Writing a gamebook can be a time consuming process. First you have to plan all of the possible paths, then you have to split the paths up into paragraphs and write them. Then you have to randomise the paragraphs. This can get very tedious. Fortunately several people have come up with gamebook writing programs to make the whole paragraph organisation and randomisation thing easier. Once of these people is Xhoromag, whose program, ADVELH is very useful in randomising the paragraphs and producing them as a RTF document or a hyperlinked web page. There are many other gamebook creation systems on this page (scroll down) for you to try, but I’ve been using ADVELH for a while and not felt the need to change. To get ADVELH for free, go here.
On to the interview…
What was the first gamebook you read?
The Caverns of Kalte.
What is your favourite gamebook?
Not a specific favorite gamebook, but a favorite series : Lone Wolf.
When did you decide to write ADVELH?
Roughly around 1995.
Did the idea come from trying to write a gamebook yourself?
Not quite. I was writing amateur gamebooks before that. The idea came from a defective version of MS Word which tended to save files as 0-byte documents (thus losing all my work on a semi-regular basis). That’s when I thought I could construct my own little gamebook-writer.
What did you want to include in ADVELH to make a gamebook writer’s life easier?
The tools I myself was using manually, namely the graphs (trees) and the reserved-vs-typed paragraph grid. Then, taking advantage of the power of computers, Advelh’s ultimate functionality, the MasterMix (randomly scrambling the section numbers while keeping the adventure’s structure intact). Everything else came later, even stuff like Bold and Italics… lol.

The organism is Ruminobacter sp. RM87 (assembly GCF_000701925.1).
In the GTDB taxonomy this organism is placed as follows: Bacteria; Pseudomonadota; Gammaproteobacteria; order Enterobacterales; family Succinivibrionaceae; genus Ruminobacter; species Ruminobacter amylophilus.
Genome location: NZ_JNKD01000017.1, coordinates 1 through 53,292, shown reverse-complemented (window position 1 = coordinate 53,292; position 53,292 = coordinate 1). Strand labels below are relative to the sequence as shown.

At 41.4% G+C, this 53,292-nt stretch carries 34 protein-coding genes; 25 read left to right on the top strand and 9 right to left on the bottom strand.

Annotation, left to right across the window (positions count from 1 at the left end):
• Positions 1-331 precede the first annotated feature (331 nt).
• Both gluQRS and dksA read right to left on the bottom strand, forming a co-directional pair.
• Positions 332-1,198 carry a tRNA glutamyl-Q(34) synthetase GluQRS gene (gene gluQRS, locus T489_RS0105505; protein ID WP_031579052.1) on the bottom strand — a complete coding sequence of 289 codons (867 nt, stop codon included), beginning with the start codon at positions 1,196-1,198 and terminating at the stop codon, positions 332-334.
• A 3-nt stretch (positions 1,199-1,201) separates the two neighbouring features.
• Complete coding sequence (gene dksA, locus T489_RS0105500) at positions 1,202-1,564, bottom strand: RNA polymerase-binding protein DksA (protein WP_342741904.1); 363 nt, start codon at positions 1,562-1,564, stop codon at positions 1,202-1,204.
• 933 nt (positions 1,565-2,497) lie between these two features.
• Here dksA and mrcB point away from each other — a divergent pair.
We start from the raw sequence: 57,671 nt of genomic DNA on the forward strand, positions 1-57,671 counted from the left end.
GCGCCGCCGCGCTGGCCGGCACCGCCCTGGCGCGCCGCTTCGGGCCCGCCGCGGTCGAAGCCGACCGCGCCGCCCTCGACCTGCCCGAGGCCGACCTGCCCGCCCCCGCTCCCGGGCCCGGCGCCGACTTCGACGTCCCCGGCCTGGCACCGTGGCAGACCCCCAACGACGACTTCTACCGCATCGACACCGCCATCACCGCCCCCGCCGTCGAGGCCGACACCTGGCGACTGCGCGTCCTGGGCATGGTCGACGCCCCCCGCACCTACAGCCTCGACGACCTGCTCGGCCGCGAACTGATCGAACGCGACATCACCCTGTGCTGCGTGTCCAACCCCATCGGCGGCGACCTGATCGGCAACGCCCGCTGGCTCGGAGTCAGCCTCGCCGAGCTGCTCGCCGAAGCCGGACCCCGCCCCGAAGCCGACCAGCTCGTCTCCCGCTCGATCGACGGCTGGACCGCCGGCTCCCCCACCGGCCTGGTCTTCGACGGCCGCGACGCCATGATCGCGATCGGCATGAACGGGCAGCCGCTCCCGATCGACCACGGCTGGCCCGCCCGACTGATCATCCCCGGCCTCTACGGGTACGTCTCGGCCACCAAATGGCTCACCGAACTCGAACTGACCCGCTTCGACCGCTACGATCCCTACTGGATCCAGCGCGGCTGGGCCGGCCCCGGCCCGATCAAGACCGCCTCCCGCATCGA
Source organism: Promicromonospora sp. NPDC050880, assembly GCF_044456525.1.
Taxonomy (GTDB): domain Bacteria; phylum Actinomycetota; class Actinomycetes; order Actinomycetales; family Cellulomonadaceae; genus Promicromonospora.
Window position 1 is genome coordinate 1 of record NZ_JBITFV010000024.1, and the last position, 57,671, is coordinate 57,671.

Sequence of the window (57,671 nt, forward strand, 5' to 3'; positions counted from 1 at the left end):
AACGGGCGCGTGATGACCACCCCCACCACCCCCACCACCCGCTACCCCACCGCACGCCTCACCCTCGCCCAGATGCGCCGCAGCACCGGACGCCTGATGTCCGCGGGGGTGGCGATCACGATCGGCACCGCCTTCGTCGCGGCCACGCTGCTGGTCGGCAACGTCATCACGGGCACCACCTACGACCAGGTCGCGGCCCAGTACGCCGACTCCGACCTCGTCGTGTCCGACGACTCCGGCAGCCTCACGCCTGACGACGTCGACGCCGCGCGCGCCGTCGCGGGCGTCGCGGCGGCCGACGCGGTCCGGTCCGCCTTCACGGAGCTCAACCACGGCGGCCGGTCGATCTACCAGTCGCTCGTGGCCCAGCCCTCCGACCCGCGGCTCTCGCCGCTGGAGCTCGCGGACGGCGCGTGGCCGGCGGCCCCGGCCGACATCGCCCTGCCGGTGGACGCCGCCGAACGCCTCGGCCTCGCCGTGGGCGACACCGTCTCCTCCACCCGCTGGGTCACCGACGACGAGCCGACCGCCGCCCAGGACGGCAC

Have you written any gamebooks of your own? Are they available?
Yeah. Everything signed “The Oiseau” on Xhoromag.com is mine. That’s about 100 of them. But they’re all in French. Six of them were published by Les Éditions AdA in a series called Le Secret de l’Univers (The Secret of the Universe – also in French). There should have been nine but they didn’t sell.
What other projects have you completed?
I converted some of my amateur gamebooks to novels and had them published. Still in French (“Les Enfants d’un Autre Ciel” – Children of Another Sky). Co-created a board game too (again in French).
If they’re kids, probably something simple like the various Pick-a-Paths on the market. For a grown-up, stuff like Lone Wolf, Way of the Tiger, Sorcery and other gamebooks with a good story to go along with the game. I don’t get the feeling that most Fighting Fantasy books would be a hit with adult newcomers.
Explain what a gamebook is to a newcomer in 100 characters or less.
Gamebook, n. : An interactive story where you choose the hero’s actions and manage his various resources.
Why are gamebooks so great compared to games or books?
Their game aspect is what makes them fun. Some are like puzzles to solve, and thus don’t resemble traditional novels. Having control of the hero’s destiny tends to involve a casual reader in the story. The paragraph divisions also allow you to digest bite-sized descriptions and actions. A gamebook rarely feels like you’re trudging through endless pages of text waiting for something to happen.
What do you think the future of gamebooks is?
Probably the iStuff, although I’m nostalgic and will always prefer actual books.
Do you have a blog/Twitter feed/webiste?
My website is Xhoromag. Surely you knew ? ^_^ I have nothing else.
Many thanks ofr your answers and for saving me hours of time.
Hours ? ^_^
To get ADVELH for free, go here.
To find a comprehensive list of gamebook creation programs, go here.